Common dysfunctional variants of ABCG2 have stronger impact on hyperuricemia progression than typical environmental risk factors

Sci Rep. 2014 Jun 9;4:5227. doi: 10.1038/srep05227.


Gout/hyperuricemia is a common multifactorial disease having typical environmental risks. Recently, common dysfunctional variants of ABCG2, a urate exporter gene also known as BCRP, are revealed to be a major cause of gout/hyperuricemia. Here, we compared the influence of ABCG2 dysfunction on serum uric acid (SUA) levels with other typical risk factors in a cohort of 5,005 Japanese participants. ABCG2 dysfunction was observed in 53.3% of the population investigated, and its population-attributable risk percent (PAR%) for hyperuricemia was 29.2%, much higher than those of the other typical environmental risks, i.e. overweight/obesity (BMI ≥ 25.0; PAR% = 18.7%), heavy drinking (>196 g/week (male) or >98 g/week (female) of pure alcohol; PAR% = 15.4%), and aging (≥60 years old; PAR% = 5.74%). SUA significantly increased as the ABCG2 function decreased (P = 5.99 × 10(-19)). A regression analysis revealed that ABCG2 dysfunction had a stronger effect than other factors; a 25% decrease in ABCG2 function was equivalent to "an increase of BMI by 1.97-point" or "552.1 g/week alcohol intake as pure ethanol" in terms of ability to increase SUA. Therefore, ABCG2 dysfunction originating from common genetic variants has a much stronger impact on the progression of hyperuricemia than other familiar risks. Our study provides a better understanding of common genetic factors for common diseases.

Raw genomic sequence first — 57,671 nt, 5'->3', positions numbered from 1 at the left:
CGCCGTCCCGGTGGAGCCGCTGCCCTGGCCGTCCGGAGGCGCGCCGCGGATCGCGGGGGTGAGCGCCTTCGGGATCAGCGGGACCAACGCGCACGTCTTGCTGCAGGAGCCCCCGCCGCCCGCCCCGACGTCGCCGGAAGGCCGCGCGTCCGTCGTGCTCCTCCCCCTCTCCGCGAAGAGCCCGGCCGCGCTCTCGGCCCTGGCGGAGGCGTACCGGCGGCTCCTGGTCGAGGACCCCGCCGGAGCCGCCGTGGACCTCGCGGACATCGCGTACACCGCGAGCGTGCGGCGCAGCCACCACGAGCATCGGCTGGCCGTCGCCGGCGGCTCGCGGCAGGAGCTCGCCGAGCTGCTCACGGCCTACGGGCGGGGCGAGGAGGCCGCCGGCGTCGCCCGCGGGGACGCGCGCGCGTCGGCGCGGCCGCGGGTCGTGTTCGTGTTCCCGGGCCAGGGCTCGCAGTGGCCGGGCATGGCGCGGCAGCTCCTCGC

Publication types

  • Research Support, Non-U.S. Gov't

MeSH terms

  • ATP Binding Cassette Transporter, Subfamily G, Member 2
  • ATP-Binding Cassette Transporters / genetics*
  • Asian Continental Ancestry Group / genetics
  • Cohort Studies
  • Disease Progression
  • Female
  • Genetic Predisposition to Disease / genetics*
  • Genetic Variation / genetics*
  • Gout / blood
  • Gout / genetics
  • Humans
  • Hyperuricemia / blood
  • Hyperuricemia / genetics*
  • Hyperuricemia / pathology
  • Male
  • Middle Aged
  • Neoplasm Proteins / genetics*
  • Risk Factors
  • Uric Acid / blood


  • ABCG2 protein, human
  • ATP Binding Cassette Transporter, Subfamily G, Member 2
  • ATP-Binding Cassette Transporters
  • Neoplasm Proteins
  • Uric Acid